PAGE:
A brief plot synopsis is required here: for decades, Dr. Pym successfully hid the Ant-Man suit from his protégé, Dr. Darren Cross, played by Corey Stoll. Dr. Cross is evil (and, it must be noted, very stupid), and takes over Pym’s company, then makes his own microsuit, the Yellow Jacket, a weapon of war. To stop this weapon from being released into the world, Dr. Pym needs Scott Lang—so he busts him out of jail with his ant army, which he controls via telepathic technology (apologies if this jumps around a bit—it was noisy in the $2 movie theater and my notes are jumbled). The newly formed team of Dr. Pym, Hope, and Ant-Man manage to break into Tony Stark’s warehouse and borrow some fancy gadget—Ant-Man goes a few rounds with the Falcon—and then they’re ready to blow up Cross’s headquarters. The loveable ex-cons from scene two are brought in to round out the team and gawk at Evangeline Lilly’s smokin’ curves. In essence, their plan relies on the unilateral stupidity of the bad guys; it’s a comic book movie, so the plan holds.

I can accept incompetence in security guards, cops, and other miscellaneous cartoons in the protagonist’s way.  (Example: two bumbling undercover cops leave the keys in the ignition when they get out to waylay Dr. Pym, facilitating a crucial joy-ride diversion).  But the main bad guy must be compelling and intelligent; Dr. Cross is neither. He’s the weak link in this movie, with few decent lines and a sum total of three facial expressions. They gave him a Lex Luthor sort of look (I know, I’m mixing DC and Marvel here), and the most clichéd possible pathos: he found a father figure in Dr. Pym, then that father figure let him down. He sees Ant-Man as Pym’s “chosen son,” and longs to squish him. I don’t believe Dr. Cross (as in, double cross) was smart enough to get a degree in nanoscience, let alone steal a company, set up an arms deal, and plot nefarious revenge.

As you’ve probably guessed, Ant-Man manages to take out Dr. Cross, save the world, reunite with his daughter, and play some quick tonsil hockey with Hope, his future partner in the Ant-Man sequel. Stan Lee gets his mandatory cameo (in this case, as a leering bartender), and Dr. Pym miraculously recovers from a bullet wound to the chest.   Michael Douglas was the correct choice for Dr. Pym; he’s the right kind of jaded for the role, and brings valuable street cred to a mostly younger cast. The quality of douchèyness Paul Rudd offers is vital, because Ant-Man is actually a B-list superhero; he knows he’s not on par with the Avengers, his extra mask is cockiness. When an introduction with that A-team is hinted at towards the end, Lang is ecstatic.

I liked Ant-Man, despite its plot holes and lack of a convincing villain. The CGI was artful, especially the insects, which had faces and personalities. Ant-Man rides a flying carpenter ant, whom he names Antony; poor Antony is shot by Dr. Cross in the final chase scene.  A single wing floats gently down to the pavement, reflecting rainbow light; it’s a welcome slow breath in the middle of the loudest action sequence. The last battle between Ant-Man and Yellow Jacket goes down in Cassie’s bedroom, on her train set; the micro-fighters hurl Thomas the train engine at each other (which our audience found gut-bustingly funny, for some reason).  To destroy Yellow Jacket’s suit, Ant-Man must go “subatomic”; he releases his own suit’s molecular constraints and begins to shrink down, down, down. It’s an interesting subatomic trip; he kind of enters a bardo, a place of limbo between lives. And, like a bardo, a familiar voice calls Ant-Man back—here it’s his daughter. The costumes were cool, the soundtrack knew when to back off, and the $2 movie crowd laughed at every joke, no matter how flat. I’ll give Ant-Man three and a half stars, and maybe we’ll hit the second-run movie theater again next week.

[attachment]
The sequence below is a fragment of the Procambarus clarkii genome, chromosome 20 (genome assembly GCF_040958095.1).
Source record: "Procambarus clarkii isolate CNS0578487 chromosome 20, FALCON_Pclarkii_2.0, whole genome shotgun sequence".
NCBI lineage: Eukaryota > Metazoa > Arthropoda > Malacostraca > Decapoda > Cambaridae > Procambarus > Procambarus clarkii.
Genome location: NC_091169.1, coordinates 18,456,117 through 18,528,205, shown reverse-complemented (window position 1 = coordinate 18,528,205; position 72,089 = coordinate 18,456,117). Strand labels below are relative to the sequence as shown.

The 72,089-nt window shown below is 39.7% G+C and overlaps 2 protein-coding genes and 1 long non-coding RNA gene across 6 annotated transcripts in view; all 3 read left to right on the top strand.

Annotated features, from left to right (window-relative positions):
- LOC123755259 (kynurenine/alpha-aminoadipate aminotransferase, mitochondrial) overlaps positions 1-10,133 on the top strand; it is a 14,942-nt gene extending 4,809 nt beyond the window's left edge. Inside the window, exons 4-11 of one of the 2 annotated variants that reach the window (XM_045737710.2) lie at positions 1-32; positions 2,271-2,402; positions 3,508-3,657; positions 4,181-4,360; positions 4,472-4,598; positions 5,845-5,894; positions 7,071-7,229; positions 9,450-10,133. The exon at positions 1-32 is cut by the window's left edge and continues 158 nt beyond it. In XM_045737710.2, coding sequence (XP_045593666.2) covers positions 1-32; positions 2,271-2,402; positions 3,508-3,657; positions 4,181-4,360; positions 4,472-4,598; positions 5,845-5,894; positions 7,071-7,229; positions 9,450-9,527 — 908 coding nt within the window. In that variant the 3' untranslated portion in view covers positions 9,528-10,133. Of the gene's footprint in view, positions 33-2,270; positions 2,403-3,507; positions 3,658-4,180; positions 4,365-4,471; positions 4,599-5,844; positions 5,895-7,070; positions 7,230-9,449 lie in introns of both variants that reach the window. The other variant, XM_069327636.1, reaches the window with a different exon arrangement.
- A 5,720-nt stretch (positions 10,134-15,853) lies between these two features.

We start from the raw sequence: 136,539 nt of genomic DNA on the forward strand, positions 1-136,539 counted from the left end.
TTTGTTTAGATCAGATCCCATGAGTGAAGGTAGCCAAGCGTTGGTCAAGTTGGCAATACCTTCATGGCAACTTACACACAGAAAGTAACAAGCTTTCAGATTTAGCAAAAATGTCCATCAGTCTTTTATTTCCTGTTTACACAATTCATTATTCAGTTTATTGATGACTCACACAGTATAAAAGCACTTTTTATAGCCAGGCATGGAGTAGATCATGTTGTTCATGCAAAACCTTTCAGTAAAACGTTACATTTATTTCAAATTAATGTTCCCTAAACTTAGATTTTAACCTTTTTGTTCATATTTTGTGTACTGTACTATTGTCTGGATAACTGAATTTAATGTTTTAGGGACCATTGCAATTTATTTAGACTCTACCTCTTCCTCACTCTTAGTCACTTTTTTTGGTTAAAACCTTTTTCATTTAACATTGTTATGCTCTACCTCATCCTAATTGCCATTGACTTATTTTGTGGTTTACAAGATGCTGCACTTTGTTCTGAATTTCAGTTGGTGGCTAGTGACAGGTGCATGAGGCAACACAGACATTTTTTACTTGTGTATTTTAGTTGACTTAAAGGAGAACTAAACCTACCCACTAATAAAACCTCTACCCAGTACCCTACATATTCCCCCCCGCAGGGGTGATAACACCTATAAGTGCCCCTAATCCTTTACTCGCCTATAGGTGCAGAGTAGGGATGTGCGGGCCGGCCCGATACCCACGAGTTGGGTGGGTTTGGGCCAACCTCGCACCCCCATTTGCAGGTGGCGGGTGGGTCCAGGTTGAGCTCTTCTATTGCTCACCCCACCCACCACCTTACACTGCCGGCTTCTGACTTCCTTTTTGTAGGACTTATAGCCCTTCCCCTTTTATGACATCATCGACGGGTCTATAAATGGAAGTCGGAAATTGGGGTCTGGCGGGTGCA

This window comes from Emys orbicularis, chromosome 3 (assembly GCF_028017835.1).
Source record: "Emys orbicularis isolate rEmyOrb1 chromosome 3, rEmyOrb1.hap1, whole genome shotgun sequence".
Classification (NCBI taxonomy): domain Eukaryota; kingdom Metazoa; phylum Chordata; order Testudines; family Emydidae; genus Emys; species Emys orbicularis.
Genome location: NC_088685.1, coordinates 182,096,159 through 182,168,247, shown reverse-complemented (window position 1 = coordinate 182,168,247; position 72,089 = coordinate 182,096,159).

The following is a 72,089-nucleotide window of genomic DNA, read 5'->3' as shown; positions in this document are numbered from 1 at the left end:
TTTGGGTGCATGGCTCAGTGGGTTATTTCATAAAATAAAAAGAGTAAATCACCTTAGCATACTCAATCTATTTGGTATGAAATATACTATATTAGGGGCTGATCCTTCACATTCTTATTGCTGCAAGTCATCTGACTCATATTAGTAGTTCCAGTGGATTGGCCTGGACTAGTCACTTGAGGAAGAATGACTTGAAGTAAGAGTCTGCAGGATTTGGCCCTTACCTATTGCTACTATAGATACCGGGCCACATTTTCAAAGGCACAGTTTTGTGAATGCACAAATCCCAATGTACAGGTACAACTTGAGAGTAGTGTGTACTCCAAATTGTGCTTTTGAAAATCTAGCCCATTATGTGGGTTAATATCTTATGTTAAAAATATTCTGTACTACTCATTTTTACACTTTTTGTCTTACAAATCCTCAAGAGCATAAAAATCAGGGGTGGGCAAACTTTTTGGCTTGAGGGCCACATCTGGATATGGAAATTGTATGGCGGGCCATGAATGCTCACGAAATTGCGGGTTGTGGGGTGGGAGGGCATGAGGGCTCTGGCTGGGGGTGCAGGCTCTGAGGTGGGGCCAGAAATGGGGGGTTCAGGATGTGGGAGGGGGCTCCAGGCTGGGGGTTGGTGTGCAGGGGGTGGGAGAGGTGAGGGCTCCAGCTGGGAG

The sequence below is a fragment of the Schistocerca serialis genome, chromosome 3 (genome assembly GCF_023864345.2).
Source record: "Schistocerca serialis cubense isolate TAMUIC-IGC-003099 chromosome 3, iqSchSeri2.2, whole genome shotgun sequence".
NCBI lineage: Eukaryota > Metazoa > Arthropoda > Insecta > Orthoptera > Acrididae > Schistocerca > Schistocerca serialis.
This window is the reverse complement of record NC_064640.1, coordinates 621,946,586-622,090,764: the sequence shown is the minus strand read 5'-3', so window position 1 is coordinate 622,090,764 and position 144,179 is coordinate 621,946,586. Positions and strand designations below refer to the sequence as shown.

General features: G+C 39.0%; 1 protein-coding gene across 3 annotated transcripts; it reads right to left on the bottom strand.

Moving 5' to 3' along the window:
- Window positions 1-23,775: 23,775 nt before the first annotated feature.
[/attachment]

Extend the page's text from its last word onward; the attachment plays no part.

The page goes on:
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A review of “The Martian,” written by my Martian alter-ego


Instead of my usual review style—witty, insightful, and without drawn-out exposition, naturally—this time I’m going to pose a series of questions. Despite getting my bag searched by the ticket-taker, I successfully smuggled a 22 oz. ginger kombucha beer and two fancy chocolate bars into The Martian, and these substances greatly affected my note-taking abilities. I give you my scribbled questions, and answers.

Q: If the planet Mars were a letter, which letter would it be?

A: The letter O, because of all the pancake craters on the planet’s surface. Also, if The Martian paints an accurate picture of the red planet, looking at its vast, jagged, and shifty surface makes people, like Matt Damon for instance, say, “Ooooh.” Well, to be fair, he never actually said that, but he made that sort of face, and he did say, “I’m the first person to be alone an entire planet.”

Q: Do female astronauts really need to wear eyeliner in space?

A: Probably not, but in the case of the commanding officer of the Mars mission that accidentally left Mark Watney (Matt Damon) behind, the eyeliner outlined the most expressive part of her face inside the bulky space helmet, thus conveying crucial nonverbal information. On a related note, since when did astronauts and mission control officers get so pretty? Sally Ride is one of my heroes, but she’s not what I’d call babe material.